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Trademark and Unfair Competition Law

Edited by Graeme B. Dinwoodie, Professor of Intellectual Property and Information Technology Law, University of Oxford, UK and Mark D. Janis, Robert A. Lucas Chair in Law, Indiana University Maurer School of Law, US
This comprehensive two-volume collection of leading articles in trademark and unfair competition law spans almost a century and three continents, bringing together the most influential and significant scholarly work in this exciting field.
Two volume set
Extent: 1,744 pp
Hardback Price: $815.00 Web: $733.50
Publication Date: 2014
ISBN: 978 1 84844 237 5
Availability: In Stock
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  • Law - Academic
  • Intellectual Property Law
This comprehensive two-volume collection of leading articles in trademark and unfair competition law spans almost a century and three continents, bringing together the most influential and significant scholarly work in this exciting field.

These essential volumes, with a new and original introduction by two leading contemporary writers, are organised in a way that highlights essential concepts and will be invaluable both for those taking their first steps in the area and for those seeking to re-acquaint themselves with the classics.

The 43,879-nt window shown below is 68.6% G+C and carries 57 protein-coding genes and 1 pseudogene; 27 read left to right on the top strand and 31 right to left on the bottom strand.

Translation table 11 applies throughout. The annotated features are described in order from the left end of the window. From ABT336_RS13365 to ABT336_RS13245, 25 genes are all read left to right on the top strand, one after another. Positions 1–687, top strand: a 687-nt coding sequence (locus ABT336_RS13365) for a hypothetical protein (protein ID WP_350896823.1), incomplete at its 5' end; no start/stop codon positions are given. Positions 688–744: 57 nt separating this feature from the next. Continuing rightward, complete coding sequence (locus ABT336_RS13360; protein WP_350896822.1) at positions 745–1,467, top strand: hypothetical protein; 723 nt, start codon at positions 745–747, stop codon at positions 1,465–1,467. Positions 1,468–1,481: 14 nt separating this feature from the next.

‘This assembly of writings by scholars, lawyers, and judges on the law and policy of trademarks and unfair competition presents a rich offering that ranges across time, place, and perspective. The challenge of revealing the subject’s full scope to the interested tyro and yet making experts wonder how they had somehow overlooked this or that critical article is fully met. Professors Dinwoodie and Janis and their publisher deserve thanks for bringing this treasure trove within reach of all with an interest in why and how brands are regulated.’
– David Vaver, Osgoode Hall Law School, Canada and University of Oxford, UK
44 articles, dating from 1925 to 2010
Contributors include: B. Beebe, L. Bently, R.S. Brown Jr., W. Cornish, R. Dreyfuss, A. Kur, J. Litman, R. Posner, F. Schechter
Contents:

Volume I

Acknowledgements

Introduction A Century of Trademark Law Scholarship Graeme B. Dinwoodie and Mark D. Janis

PART I HISTORY
1. Frank I. Schechter (1925), ‘The Genesis of the Modern Law in Relating to Trade-Marks’